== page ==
One of the newest members of the UNH staff has been so enthusiastically greeted by students that she’s been invited to spend the night in the residence halls. Students can’t keep their hands off her, and in only minutes, many declare their love for her.
Meet Nia, a 55-pound, seven-year-old Golden Labrador Retriever who loves the attention – and especially belly rubs. She is UNH’s first K-9 officer.
Nia joins a few other campus police dogs in Connecticut – Yale and UConn also use them. Nia was hired along with her partner, Jodi Novella. Both recently retired from the New Haven police force.
“Having a dog will enhance student engagement with the police department,” said Donald Parker, deputy police chief.“Nia will help with police and community relations and provide an educational experience for students on campus. She will also break down any negative images of K-9 dogs, especially since she has been trained as a “non-bite dog.”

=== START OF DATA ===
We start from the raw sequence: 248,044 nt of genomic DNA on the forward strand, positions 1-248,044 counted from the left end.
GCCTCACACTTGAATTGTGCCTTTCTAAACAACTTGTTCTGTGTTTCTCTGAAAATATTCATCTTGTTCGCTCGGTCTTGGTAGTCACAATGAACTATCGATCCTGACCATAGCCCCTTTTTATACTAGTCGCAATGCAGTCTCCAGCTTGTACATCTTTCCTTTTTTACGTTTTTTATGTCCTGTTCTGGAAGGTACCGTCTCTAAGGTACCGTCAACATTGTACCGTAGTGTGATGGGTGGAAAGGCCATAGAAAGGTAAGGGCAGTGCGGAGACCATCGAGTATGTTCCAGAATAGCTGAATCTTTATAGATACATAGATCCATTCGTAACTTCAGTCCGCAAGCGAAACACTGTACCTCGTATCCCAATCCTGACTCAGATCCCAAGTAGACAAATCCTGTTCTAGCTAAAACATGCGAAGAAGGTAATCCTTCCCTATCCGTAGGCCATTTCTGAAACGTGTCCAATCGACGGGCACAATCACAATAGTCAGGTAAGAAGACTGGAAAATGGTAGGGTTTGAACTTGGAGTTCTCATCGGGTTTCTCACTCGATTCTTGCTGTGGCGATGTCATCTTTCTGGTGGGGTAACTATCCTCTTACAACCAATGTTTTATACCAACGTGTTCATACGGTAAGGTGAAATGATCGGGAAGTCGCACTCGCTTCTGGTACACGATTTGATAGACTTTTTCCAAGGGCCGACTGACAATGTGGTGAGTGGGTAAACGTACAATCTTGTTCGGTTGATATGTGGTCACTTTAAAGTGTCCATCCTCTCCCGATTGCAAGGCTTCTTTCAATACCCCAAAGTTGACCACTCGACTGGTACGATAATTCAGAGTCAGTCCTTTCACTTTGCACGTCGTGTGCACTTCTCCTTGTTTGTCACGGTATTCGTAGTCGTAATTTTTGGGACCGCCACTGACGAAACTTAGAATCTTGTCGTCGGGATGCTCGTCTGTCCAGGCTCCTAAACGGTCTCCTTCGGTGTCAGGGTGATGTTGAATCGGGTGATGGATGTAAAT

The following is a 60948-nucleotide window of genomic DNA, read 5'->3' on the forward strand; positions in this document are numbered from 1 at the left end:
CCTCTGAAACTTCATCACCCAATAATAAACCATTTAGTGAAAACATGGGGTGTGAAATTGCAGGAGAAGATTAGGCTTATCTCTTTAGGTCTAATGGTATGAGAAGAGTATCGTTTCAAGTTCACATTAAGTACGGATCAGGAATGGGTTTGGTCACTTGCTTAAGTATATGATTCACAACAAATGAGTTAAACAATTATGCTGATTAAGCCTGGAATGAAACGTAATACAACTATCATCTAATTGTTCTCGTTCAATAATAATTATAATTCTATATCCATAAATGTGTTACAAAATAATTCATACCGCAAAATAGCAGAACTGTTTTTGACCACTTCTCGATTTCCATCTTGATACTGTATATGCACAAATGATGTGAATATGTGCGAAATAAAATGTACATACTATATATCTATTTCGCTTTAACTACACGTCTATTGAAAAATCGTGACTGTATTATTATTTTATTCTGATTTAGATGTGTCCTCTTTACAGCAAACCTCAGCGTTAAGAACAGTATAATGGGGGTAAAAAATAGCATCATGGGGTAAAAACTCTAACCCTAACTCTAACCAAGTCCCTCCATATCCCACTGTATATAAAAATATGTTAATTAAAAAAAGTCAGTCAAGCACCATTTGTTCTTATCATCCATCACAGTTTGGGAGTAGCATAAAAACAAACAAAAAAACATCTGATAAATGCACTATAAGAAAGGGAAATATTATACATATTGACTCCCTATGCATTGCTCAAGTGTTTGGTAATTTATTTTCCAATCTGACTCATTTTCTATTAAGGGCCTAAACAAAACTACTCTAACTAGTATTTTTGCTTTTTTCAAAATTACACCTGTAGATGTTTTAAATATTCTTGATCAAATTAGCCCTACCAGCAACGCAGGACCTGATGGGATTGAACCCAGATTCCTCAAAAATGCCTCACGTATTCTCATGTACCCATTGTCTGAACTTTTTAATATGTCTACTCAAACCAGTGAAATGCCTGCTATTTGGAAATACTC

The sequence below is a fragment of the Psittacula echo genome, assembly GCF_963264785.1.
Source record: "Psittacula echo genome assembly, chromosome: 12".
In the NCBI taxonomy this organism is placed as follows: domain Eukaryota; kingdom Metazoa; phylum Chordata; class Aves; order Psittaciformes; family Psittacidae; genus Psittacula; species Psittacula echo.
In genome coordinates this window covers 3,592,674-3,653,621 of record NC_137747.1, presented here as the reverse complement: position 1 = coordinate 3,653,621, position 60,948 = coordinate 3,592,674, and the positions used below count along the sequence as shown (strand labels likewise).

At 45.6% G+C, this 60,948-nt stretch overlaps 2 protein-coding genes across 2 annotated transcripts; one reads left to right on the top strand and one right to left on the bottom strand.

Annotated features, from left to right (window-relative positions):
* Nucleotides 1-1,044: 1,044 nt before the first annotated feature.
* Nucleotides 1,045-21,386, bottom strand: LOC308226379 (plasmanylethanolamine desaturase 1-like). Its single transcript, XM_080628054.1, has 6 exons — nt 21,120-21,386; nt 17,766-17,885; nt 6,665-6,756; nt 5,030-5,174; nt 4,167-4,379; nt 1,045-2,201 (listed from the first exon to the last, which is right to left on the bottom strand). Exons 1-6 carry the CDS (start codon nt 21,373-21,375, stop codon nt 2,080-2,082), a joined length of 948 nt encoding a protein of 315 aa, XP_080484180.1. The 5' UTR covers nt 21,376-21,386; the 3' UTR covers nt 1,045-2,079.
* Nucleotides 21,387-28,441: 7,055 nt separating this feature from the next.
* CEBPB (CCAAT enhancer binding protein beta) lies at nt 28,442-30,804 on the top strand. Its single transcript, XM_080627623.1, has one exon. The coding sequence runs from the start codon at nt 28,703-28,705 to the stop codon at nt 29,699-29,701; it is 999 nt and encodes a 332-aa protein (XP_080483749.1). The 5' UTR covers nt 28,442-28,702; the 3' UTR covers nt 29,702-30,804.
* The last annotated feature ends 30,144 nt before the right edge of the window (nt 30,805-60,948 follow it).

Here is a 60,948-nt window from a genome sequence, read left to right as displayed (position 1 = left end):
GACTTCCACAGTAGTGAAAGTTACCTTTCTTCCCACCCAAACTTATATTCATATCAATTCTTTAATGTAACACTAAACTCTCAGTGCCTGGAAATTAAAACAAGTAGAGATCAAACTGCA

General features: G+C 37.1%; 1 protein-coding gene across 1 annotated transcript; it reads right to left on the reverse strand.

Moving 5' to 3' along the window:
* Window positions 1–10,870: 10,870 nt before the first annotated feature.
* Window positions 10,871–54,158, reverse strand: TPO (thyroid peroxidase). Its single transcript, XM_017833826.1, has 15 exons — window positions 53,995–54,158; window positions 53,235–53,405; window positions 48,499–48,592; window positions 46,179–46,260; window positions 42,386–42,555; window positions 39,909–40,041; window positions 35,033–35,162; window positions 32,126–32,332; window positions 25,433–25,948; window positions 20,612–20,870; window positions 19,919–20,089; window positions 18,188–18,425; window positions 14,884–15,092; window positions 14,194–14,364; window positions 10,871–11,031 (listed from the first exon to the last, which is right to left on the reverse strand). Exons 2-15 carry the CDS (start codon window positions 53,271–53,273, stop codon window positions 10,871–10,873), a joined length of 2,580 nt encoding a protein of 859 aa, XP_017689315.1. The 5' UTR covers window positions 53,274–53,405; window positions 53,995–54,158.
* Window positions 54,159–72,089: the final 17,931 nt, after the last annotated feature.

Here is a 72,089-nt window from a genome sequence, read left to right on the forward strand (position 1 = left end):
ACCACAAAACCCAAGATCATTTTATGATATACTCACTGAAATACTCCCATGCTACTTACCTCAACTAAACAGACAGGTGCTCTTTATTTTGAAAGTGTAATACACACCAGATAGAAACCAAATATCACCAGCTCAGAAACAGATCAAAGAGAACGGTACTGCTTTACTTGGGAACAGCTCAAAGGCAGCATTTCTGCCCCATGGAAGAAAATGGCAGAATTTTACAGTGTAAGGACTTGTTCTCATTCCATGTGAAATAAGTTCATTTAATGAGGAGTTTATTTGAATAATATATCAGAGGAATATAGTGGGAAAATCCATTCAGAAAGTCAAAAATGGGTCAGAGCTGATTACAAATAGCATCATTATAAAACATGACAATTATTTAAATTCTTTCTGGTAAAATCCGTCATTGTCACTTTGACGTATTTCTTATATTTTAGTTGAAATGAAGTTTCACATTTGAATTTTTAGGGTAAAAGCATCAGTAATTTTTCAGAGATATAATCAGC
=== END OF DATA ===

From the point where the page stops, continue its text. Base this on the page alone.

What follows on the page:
Originally trained to be a seeing-eye dog, Nia was disqualified after she came down with a series of ear infections that would have been difficult for a blind person to handle. She was retrained in 2008 by the Connecticut State Police, who also trained Novella about laws governing K-9 police officers.
Although Nia is trained in narcotics detection, that is not her primary function at UNH. She will be used for that purpose only under very limited circumstances. Her role at the University is to comfort students, train criminal justice students regarding the duties of K-9 officers and build a connection between UNH police and the student body.
When Novella retired from the New Haven police force, she was allowed to keep Nia. But seven-year old Nia was very depressed and missed working. Now when she sees Novella putting on her uniform, she wags her tail and waits by the door. “Nia really likes having a purpose in life,” said Novella, who works three nights a week.
Novella, who worked her way from a dispatcher to a police officer, considers having a K-9 partner a privilege. She also loves dogs, and Nia has two companions at Novella’s home – a 100-pound German Shepherd Nia likes to tease and a mixed-breed Lab rescue dog that Nia is helping to train.
While Nia has not been permitted to do any sleepovers, there is no limit on petting.
“She thinks the best job is to walk around campus and greet the students,” said Novella.
This story, by , originally appeared in UNH Today on September 27, 2013.